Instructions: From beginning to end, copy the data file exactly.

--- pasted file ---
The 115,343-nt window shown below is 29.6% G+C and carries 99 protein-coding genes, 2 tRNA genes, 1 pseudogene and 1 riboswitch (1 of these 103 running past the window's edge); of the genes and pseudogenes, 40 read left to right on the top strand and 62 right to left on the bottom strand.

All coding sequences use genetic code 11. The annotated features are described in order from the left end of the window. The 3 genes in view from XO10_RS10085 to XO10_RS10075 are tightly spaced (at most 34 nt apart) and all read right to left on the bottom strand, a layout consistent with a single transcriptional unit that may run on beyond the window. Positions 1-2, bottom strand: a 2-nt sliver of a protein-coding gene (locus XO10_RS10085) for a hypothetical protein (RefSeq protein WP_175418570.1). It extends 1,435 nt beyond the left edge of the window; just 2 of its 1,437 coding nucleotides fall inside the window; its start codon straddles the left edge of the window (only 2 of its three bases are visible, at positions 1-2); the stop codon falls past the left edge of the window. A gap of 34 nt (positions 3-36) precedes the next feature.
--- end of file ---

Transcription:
The 115,343-nt window shown below is 29.6% G+C and carries 99 protein-coding genes, 2 tRNA genes, 1 pseudogene and 1 riboswitch (1 of these 103 running past the window's edge); of the genes and pseudogenes, 40 read left to right on the top strand and 62 right to left on the bottom strand.

All coding sequences use genetic code 11. The annotated features are described in order from the left end of the window. The 3 genes in view from XO10_RS10085 to XO10_RS10075 are tightly spaced (at most 34 nt apart) and all read right to left on the bottom strand, a layout consistent with a single transcriptional unit that may run on beyond the window. Positions 1-2, bottom strand: a 2-nt sliver of a protein-coding gene (locus XO10_RS10085) for a hypothetical protein (RefSeq protein WP_175418570.1). It extends 1,435 nt beyond the left edge of the window; just 2 of its 1,437 coding nucleotides fall inside the window; its start codon straddles the left edge of the window (only 2 of its three bases are visible, at positions 1-2); the stop codon falls past the left edge of the window. A gap of 34 nt (positions 3-36) precedes the next feature.